(C) offer a halfhearted “cool” and go about your business?
Far be it from me to intrude, but may I suggest that if your answer is anything other than (B) you spend some time in conversation with the One to whom you will one day bow? It might make the whole experience more pleasant.
Just a thought for your Wednesday.
Happy Day, Beloved.
…and gave him the name that is above all names… (Philippians 2:9b)
We know him by many names.
Lamb of God
Prince of Peace
Light of the World
The Bright Morning Star
Man of Sorrows
Lion of the Tribe of Judah
The Author and Finisher of Our Faith
Bread of Life
God calls him by another name,
And here’s something really crazy. Because of Christ’s sacrifice, do you know what God now calls us?
Yes, you do.
How can that be? What can that mean?
Something to chew on as you walk through today.
Happy Tuesday, Beloved.
Therefore God exalted him to the highest place… (Philippians 2:9a)
This is deep and profound and utterly beyond me.
The word “Therefore” indicates to me that Jesus was exalted as a result of his obedience to the Father. Yet he was raised to the position that was already his by his very nature—the position he gave up when he came to us as a man. Why could he not simply claim by right that which was his from eternity?
He could have, of course.
He chose not to.
He chose to follow the path of sacrifice and submission. I am continually amazed, not only by Christ’s power, but by his willingness to restrain that power. I have no doubt that, if I were in his place (as unlikely an image as you’re ever gonna get), I would not have waited for the Father to exalt me. I would have exalted myself.
Reason #42 to be glad I’m not God.
Happy Monday, Beloved.
And being found in appearance as a man, he humbled himself and became obedient to death—even death on a cross! (Philippians 2:8)
He didn’t have to die—you know that.
He chose to die, for reasons I still can’t fully grasp. I mean, I understand the basic theological concept of redemption. He who knew no sin, taking the burden of my sin upon himself, dying in my place to pay the price for that sin and restore my relationship to the Father. He took the punishment because—and here’s where my brain locks up—he thinks I’m worth it.
I hope he’s right.
I can’t wrap my head around the concept, but I can wrap my heart around it.
That’s enough for now.
Still, the whole thing is just so very not the way I would have done it.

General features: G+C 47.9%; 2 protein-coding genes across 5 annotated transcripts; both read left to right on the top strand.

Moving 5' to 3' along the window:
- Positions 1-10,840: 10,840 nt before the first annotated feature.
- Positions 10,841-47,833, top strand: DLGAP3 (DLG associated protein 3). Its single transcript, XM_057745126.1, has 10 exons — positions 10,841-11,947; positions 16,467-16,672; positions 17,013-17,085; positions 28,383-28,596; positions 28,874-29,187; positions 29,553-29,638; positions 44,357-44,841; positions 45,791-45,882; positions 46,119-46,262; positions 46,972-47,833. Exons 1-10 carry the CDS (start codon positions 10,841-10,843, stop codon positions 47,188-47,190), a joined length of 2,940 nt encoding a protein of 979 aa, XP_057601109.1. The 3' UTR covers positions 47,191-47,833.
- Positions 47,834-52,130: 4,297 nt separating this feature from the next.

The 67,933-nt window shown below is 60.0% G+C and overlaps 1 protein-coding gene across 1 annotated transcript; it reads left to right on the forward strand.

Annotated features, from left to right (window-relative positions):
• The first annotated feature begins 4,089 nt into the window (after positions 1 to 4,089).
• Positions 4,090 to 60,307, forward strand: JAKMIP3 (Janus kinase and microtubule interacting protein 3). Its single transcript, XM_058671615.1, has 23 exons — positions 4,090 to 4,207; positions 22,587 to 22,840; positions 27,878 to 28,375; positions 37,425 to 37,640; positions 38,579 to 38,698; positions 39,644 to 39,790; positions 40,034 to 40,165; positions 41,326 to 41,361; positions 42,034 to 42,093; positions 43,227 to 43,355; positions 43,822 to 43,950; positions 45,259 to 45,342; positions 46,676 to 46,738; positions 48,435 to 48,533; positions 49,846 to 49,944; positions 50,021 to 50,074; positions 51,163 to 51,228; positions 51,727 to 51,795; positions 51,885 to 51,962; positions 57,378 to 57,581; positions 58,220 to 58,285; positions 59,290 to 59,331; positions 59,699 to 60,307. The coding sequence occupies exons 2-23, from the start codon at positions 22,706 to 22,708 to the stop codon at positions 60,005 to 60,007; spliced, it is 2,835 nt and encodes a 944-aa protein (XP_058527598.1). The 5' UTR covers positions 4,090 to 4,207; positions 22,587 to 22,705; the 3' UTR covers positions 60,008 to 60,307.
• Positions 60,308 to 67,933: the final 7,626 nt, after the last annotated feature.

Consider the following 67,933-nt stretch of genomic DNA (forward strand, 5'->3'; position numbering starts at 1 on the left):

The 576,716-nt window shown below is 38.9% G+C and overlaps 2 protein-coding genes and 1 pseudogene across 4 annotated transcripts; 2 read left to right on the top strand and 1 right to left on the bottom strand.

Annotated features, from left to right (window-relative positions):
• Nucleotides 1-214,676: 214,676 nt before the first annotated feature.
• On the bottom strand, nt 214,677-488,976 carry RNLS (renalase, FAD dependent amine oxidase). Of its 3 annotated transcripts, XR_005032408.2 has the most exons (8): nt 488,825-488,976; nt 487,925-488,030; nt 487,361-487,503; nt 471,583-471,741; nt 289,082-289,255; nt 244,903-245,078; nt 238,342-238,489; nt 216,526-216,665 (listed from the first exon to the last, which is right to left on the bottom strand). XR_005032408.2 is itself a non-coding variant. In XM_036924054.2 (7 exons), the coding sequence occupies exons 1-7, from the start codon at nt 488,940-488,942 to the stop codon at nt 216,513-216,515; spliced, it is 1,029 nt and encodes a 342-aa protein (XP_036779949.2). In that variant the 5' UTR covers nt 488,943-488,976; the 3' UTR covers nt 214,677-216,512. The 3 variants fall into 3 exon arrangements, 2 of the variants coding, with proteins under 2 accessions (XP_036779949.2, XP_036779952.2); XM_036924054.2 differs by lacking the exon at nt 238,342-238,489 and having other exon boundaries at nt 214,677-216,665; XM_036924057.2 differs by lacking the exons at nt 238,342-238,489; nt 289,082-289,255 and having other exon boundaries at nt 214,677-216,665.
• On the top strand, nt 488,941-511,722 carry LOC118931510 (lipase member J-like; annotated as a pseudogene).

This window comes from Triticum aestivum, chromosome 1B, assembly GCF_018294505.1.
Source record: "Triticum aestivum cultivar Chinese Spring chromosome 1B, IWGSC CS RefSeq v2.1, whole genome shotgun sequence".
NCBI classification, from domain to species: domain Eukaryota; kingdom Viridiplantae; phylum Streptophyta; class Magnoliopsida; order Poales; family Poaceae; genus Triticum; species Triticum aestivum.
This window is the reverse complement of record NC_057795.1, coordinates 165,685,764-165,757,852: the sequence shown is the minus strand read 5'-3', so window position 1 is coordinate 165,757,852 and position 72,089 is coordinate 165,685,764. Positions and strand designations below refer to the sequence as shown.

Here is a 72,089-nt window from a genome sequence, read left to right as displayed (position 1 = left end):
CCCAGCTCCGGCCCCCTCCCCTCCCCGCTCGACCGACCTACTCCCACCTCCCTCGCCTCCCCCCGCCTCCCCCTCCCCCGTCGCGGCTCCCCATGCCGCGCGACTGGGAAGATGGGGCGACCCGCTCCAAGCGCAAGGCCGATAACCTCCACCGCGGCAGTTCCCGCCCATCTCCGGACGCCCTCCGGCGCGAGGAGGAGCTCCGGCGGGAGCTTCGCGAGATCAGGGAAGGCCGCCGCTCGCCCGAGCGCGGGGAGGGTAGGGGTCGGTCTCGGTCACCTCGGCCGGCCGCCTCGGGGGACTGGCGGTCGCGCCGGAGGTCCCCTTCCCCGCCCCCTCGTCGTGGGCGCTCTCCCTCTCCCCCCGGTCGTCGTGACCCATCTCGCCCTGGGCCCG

And there you go, folks—reason #37 to be glad I am not God.
Thank you, Lord, that you were willing to pay the price I could never pay.
Thank you, Father, that it did not end with the cross.
Happy Friday, Beloved.
Your attitude should be the same as that of Christ Jesus: Who, being in very nature God, did not consider equality with God something to be grasped, but made himself nothing, taking on the very nature of a servant, being made in human likeness (Philippians 2:6-7).
He was perfect.
He knew everything
Everything that has ever been was made with the thought of his heart and the breath of his mouth.
But he stepped down from all that into a broken world. A world of
That is the attitude to which we are called, Beloved. We step into that same world today. We may know
Are you up to the challenge?
Let’s pray for each other today, Beloved.
Your attitude should be the same as that of Christ Jesus: (Philippians 2:5)
No pressure here—just have the same attitude as the Lord of the Universe, OK? Got it?
This is your calling, Beloved of Christ. God wants you to become like him, to be conformed to his image, to see the world through his eyes and love it with his heart. Tomorrow we will look at what Paul means by an attitude, “The same as that of Christ Jesus.” For today, just consider this: God has called you—commanded you—to be like him. Not in some cultish “I will be a god myself one day!” sort of way, but in a, “I love you so much that I want to be just like you!” kinda way.
If you provide the want-to, he’ll provide the how-to.
And frankly, if you ask, he’ll even provide the want-to.
He’s pretty awesome that way.
Happy Wednesday, Beloved.